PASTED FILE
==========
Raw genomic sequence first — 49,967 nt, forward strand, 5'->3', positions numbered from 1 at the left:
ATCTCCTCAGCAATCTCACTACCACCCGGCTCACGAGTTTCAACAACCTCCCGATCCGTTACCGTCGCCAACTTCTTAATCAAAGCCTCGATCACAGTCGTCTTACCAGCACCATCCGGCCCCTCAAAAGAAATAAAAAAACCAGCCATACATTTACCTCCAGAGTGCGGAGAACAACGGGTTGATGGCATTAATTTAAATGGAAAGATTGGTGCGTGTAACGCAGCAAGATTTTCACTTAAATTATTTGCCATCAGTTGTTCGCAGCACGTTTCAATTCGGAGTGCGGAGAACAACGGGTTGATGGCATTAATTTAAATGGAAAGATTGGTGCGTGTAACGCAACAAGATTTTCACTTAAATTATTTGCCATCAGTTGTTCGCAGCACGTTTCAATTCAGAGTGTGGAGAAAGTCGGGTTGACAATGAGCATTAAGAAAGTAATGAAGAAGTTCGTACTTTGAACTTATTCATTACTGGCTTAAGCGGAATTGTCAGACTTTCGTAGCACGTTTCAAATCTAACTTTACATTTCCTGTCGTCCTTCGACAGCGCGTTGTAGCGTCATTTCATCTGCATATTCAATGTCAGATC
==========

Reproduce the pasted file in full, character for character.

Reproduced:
Raw genomic sequence first — 49,967 nt, forward strand, 5'->3', positions numbered from 1 at the left:
ATCTCCTCAGCAATCTCACTACCACCCGGCTCACGAGTTTCAACAACCTCCCGATCCGTTACCGTCGCCAACTTCTTAATCAAAGCCTCGATCACAGTCGTCTTACCAGCACCATCCGGCCCCTCAAAAGAAATAAAAAAACCAGCCATACATTTACCTCCAGAGTGCGGAGAACAACGGGTTGATGGCATTAATTTAAATGGAAAGATTGGTGCGTGTAACGCAGCAAGATTTTCACTTAAATTATTTGCCATCAGTTGTTCGCAGCACGTTTCAATTCGGAGTGCGGAGAACAACGGGTTGATGGCATTAATTTAAATGGAAAGATTGGTGCGTGTAACGCAACAAGATTTTCACTTAAATTATTTGCCATCAGTTGTTCGCAGCACGTTTCAATTCAGAGTGTGGAGAAAGTCGGGTTGACAATGAGCATTAAGAAAGTAATGAAGAAGTTCGTACTTTGAACTTATTCATTACTGGCTTAAGCGGAATTGTCAGACTTTCGTAGCACGTTTCAAATCTAACTTTACATTTCCTGTCGTCCTTCGACAGCGCGTTGTAGCGTCATTTCATCTGCATATTCAATGTCAGATC